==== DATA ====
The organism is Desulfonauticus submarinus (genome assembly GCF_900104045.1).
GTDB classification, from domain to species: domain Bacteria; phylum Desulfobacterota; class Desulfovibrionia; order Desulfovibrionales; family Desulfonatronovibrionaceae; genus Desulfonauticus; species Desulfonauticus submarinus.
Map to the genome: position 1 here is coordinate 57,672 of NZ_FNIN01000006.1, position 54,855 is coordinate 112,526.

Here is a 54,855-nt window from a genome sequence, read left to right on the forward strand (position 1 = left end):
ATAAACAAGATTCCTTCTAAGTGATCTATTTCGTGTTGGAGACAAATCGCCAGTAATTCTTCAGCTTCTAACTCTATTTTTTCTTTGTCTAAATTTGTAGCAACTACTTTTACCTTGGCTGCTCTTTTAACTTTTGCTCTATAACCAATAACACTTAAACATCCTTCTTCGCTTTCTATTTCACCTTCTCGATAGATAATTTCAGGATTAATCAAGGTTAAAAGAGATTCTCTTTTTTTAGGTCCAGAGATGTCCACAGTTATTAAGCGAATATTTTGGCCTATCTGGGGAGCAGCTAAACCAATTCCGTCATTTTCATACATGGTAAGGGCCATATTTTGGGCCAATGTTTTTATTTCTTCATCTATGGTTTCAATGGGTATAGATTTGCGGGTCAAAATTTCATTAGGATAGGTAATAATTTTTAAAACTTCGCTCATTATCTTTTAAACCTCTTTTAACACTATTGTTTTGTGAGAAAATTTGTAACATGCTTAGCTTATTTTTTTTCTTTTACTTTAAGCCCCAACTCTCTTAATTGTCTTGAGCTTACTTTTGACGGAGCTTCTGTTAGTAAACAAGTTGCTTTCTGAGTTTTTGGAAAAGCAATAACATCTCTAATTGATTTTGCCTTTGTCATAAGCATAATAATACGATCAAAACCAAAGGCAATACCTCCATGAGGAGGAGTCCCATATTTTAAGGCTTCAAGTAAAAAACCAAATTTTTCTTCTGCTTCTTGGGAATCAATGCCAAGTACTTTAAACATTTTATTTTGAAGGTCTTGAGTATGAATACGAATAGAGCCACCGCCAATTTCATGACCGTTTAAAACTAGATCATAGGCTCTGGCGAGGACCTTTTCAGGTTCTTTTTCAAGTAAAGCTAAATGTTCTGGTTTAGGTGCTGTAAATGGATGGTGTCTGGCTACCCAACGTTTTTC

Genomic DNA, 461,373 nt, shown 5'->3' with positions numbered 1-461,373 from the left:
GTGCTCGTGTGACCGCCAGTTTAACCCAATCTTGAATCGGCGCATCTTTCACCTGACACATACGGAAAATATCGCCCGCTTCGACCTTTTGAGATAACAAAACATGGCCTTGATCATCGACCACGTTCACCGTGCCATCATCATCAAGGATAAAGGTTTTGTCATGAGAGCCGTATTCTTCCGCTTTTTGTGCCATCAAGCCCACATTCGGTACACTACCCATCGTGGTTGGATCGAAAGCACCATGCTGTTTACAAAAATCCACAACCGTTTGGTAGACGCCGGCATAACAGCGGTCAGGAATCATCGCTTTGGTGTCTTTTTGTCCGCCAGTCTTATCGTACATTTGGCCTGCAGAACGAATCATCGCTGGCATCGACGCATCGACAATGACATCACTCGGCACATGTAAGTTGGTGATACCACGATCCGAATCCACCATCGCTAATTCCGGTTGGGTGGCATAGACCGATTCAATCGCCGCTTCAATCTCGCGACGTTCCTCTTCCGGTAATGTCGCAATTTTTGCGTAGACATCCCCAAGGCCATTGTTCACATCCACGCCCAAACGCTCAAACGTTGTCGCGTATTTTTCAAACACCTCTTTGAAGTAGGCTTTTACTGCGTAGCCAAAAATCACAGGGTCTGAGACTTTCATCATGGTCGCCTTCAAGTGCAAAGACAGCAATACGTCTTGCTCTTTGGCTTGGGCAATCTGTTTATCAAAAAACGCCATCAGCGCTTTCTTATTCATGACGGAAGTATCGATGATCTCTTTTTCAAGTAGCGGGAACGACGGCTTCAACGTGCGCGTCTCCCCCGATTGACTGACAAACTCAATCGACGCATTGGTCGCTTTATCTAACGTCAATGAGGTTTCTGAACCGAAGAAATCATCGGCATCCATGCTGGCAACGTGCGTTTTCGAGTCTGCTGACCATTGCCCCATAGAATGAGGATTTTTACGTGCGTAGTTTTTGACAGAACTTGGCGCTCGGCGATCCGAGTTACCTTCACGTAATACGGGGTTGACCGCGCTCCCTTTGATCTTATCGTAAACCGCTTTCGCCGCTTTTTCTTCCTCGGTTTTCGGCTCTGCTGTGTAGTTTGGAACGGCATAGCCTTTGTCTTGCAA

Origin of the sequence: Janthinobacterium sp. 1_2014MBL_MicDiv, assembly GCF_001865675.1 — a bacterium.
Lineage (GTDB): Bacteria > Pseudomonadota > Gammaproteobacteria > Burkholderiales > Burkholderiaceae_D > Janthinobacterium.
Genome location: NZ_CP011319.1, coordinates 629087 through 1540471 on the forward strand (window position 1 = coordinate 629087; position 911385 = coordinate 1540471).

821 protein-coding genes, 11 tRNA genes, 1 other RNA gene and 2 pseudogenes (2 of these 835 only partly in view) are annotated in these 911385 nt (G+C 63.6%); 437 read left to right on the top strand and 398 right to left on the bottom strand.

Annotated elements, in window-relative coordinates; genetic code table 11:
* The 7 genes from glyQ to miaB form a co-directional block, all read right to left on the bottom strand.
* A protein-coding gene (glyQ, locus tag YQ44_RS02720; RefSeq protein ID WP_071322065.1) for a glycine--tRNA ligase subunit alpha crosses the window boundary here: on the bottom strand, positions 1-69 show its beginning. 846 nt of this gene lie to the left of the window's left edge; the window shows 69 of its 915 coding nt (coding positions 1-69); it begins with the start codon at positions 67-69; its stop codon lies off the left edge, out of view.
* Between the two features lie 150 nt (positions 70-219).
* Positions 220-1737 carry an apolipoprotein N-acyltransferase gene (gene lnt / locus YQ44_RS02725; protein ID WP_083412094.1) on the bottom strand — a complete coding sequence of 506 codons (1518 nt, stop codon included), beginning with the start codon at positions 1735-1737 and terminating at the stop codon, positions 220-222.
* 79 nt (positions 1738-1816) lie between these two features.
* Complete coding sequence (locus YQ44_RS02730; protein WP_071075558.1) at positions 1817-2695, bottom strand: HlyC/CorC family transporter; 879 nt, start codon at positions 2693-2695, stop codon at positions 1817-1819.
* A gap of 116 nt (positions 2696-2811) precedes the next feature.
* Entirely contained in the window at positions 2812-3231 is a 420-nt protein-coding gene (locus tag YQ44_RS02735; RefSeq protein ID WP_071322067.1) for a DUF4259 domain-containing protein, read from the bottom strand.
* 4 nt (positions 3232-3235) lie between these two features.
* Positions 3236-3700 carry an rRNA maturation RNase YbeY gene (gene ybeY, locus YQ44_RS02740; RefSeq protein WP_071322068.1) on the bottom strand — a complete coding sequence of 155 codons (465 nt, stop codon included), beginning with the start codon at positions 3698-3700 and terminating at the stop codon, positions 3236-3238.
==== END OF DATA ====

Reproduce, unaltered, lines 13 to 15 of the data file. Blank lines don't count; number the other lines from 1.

* The 7 genes from glyQ to miaB form a co-directional block, all read right to left on the bottom strand.
* A protein-coding gene (glyQ, locus tag YQ44_RS02720; RefSeq protein ID WP_071322065.1) for a glycine--tRNA ligase subunit alpha crosses the window boundary here: on the bottom strand, positions 1-69 show its beginning. 846 nt of this gene lie to the left of the window's left edge; the window shows 69 of its 915 coding nt (coding positions 1-69); it begins with the start codon at positions 67-69; its stop codon lies off the left edge, out of view.
* Between the two features lie 150 nt (positions 70-219).